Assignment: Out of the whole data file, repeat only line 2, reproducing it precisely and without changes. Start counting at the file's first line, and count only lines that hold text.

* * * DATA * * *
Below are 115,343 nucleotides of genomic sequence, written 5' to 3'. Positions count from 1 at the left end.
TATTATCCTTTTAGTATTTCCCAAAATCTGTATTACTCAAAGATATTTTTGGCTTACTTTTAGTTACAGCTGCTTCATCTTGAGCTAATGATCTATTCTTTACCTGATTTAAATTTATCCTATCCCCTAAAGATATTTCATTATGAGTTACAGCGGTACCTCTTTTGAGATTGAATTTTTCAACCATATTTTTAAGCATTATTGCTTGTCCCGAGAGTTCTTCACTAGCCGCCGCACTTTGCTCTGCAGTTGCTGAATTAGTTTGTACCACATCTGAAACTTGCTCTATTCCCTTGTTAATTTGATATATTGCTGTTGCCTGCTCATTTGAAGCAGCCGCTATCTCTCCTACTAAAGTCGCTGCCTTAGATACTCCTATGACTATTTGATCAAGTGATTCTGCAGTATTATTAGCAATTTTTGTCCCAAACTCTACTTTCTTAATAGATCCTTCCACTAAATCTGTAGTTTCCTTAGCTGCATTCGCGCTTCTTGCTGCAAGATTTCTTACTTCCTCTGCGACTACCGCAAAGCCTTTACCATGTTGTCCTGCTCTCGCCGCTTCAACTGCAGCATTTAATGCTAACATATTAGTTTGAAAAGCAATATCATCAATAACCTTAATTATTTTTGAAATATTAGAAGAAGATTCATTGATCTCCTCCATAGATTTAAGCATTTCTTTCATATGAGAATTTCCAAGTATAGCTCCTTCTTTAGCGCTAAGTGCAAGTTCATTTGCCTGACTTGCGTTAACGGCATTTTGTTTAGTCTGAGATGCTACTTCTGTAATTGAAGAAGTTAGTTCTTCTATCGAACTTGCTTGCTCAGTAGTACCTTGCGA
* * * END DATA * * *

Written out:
TATTATCCTTTTAGTATTTCCCAAAATCTGTATTACTCAAAGATATTTTTGGCTTACTTTTAGTTACAGCTGCTTCATCTTGAGCTAATGATCTATTCTTTACCTGATTTAAATTTATCCTATCCCCTAAAGATATTTCATTATGAGTTACAGCGGTACCTCTTTTGAGATTGAATTTTTCAACCATATTTTTAAGCATTATTGCTTGTCCCGAGAGTTCTTCACTAGCCGCCGCACTTTGCTCTGCAGTTGCTGAATTAGTTTGTACCACATCTGAAACTTGCTCTATTCCCTTGTTAATTTGATATATTGCTGTTGCCTGCTCATTTGAAGCAGCCGCTATCTCTCCTACTAAAGTCGCTGCCTTAGATACTCCTATGACTATTTGATCAAGTGATTCTGCAGTATTATTAGCAATTTTTGTCCCAAACTCTACTTTCTTAATAGATCCTTCCACTAAATCTGTAGTTTCCTTAGCTGCATTCGCGCTTCTTGCTGCAAGATTTCTTACTTCCTCTGCGACTACCGCAAAGCCTTTACCATGTTGTCCTGCTCTCGCCGCTTCAACTGCAGCATTTAATGCTAACATATTAGTTTGAAAAGCAATATCATCAATAACCTTAATTATTTTTGAAATATTAGAAGAAGATTCATTGATCTCCTCCATAGATTTAAGCATTTCTTTCATATGAGAATTTCCAAGTATAGCTCCTTCTTTAGCGCTAAGTGCAAGTTCATTTGCCTGACTTGCGTTAACGGCATTTTGTTTAGTCTGAGATGCTACTTCTGTAATTGAAGAAGTTAGTTCTTCTATCGAACTTGCTTGCTCAGTAGTACCTTGCGA